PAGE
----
Invisible things by Noëlle Maline
With the flicker of a bird .. I prefer distractions and being interrupted . These days , I am a luggage organizer , book filer and background diorama painter .. I look at the night sky and watch old films .. Collect shadows and uncertainties .. I make art with fragments and broken images .. Paper , things and sounds .
- one man told of how he quit his job because he wasn't going to get a paycheck next week anyway.
- kids talked about how they were excited about never having to do chores or homework again.
- some sit stunned and some drive back home in their mini vans and beg for their jobs back.
- and now they are sad because they didn't get to disappear.
[ here is a story from 1954...this was taken from an article in Live Science :]
The classic study of "doomsdays gone bad" took place in 1954. A Chicago woman named Dorothy Martin predicted a cataclysmic flood from which a few true believers would be saved by aliens. Martin and her cult, The Seekers, gathered the night before the expected flood to await the flying saucer. Unbeknown to them, however, their group had been infiltrated by psychologist Leon Festinger, who hoped to find out what happens when the rug of people's beliefs is pulled out from under them.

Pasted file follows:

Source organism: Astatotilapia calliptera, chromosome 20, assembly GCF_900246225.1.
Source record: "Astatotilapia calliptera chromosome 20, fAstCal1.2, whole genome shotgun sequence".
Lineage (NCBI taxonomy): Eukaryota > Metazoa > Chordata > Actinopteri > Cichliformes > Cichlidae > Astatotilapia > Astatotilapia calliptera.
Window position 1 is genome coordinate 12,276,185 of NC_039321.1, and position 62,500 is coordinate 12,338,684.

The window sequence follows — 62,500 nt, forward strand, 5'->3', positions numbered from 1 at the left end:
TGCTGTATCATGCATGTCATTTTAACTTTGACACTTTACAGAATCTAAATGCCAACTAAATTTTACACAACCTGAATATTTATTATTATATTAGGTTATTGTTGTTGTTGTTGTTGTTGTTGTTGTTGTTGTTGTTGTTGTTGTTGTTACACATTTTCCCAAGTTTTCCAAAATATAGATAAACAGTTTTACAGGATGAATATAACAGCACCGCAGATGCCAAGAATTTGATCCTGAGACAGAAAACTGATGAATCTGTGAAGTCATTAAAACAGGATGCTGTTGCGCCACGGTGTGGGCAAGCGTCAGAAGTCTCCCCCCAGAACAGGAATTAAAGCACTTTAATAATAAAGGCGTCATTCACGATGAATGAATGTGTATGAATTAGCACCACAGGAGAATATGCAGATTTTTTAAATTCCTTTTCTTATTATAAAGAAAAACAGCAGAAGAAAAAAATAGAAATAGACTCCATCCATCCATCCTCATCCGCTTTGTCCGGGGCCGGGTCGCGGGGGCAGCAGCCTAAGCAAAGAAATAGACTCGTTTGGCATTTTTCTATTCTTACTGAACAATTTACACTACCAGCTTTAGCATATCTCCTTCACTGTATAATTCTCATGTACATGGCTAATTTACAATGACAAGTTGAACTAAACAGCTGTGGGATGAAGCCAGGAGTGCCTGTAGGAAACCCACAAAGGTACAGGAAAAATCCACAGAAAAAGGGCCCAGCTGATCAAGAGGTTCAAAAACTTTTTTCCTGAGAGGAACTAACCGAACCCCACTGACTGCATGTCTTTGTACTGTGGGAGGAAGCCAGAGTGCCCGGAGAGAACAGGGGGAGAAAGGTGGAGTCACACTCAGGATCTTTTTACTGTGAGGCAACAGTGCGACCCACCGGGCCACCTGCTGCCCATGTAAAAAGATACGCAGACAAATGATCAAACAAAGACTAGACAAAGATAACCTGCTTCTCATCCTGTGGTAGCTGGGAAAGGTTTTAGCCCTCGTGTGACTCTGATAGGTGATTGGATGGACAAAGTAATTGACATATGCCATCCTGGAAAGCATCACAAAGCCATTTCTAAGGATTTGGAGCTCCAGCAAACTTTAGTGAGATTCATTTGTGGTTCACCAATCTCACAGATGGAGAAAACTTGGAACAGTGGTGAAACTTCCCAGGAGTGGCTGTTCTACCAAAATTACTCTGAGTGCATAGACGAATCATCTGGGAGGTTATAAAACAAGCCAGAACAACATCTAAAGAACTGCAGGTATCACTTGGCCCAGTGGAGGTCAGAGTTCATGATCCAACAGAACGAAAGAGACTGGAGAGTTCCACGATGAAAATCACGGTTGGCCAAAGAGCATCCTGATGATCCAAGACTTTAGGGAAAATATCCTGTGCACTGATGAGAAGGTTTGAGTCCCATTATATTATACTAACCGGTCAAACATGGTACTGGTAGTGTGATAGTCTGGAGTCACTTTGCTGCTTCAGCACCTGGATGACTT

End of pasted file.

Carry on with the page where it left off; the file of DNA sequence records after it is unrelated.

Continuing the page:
Festinger's study, which became the basis of the book "When Prophecy Fails" (Harper-Torchbooks 1956), revealed that as the appointed time passed with no alien visitors, the group sat stunned. But a few hours before dawn, Martin suddenly received a new prophecy, stating that The Seekers had been so devout that God had called off the apocalypse. At that, the group rejoiced — and started calling newspapers to boast of what they'd done. Eventually, the group fell apart.